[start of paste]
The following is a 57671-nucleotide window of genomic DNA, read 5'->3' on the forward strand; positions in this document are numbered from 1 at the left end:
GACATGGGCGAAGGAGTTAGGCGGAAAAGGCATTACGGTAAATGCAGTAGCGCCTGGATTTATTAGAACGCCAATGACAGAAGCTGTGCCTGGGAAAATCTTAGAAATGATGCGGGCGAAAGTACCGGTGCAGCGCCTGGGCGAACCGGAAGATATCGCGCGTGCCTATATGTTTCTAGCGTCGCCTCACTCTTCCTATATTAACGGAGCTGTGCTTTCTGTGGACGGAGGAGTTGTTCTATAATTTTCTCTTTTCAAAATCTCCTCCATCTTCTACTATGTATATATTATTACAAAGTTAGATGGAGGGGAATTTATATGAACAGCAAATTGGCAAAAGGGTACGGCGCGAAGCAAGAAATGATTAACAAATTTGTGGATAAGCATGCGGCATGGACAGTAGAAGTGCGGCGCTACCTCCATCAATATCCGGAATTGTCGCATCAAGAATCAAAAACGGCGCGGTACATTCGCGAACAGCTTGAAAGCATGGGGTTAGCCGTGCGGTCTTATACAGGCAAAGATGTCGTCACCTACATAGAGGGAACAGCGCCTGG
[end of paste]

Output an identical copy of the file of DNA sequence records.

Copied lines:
The following is a 57671-nucleotide window of genomic DNA, read 5'->3' on the forward strand; positions in this document are numbered from 1 at the left end:
GACATGGGCGAAGGAGTTAGGCGGAAAAGGCATTACGGTAAATGCAGTAGCGCCTGGATTTATTAGAACGCCAATGACAGAAGCTGTGCCTGGGAAAATCTTAGAAATGATGCGGGCGAAAGTACCGGTGCAGCGCCTGGGCGAACCGGAAGATATCGCGCGTGCCTATATGTTTCTAGCGTCGCCTCACTCTTCCTATATTAACGGAGCTGTGCTTTCTGTGGACGGAGGAGTTGTTCTATAATTTTCTCTTTTCAAAATCTCCTCCATCTTCTACTATGTATATATTATTACAAAGTTAGATGGAGGGGAATTTATATGAACAGCAAATTGGCAAAAGGGTACGGCGCGAAGCAAGAAATGATTAACAAATTTGTGGATAAGCATGCGGCATGGACAGTAGAAGTGCGGCGCTACCTCCATCAATATCCGGAATTGTCGCATCAAGAATCAAAAACGGCGCGGTACATTCGCGAACAGCTTGAAAGCATGGGGTTAGCCGTGCGGTCTTATACAGGCAAAGATGTCGTCACCTACATAGAGGGAACAGCGCCTGG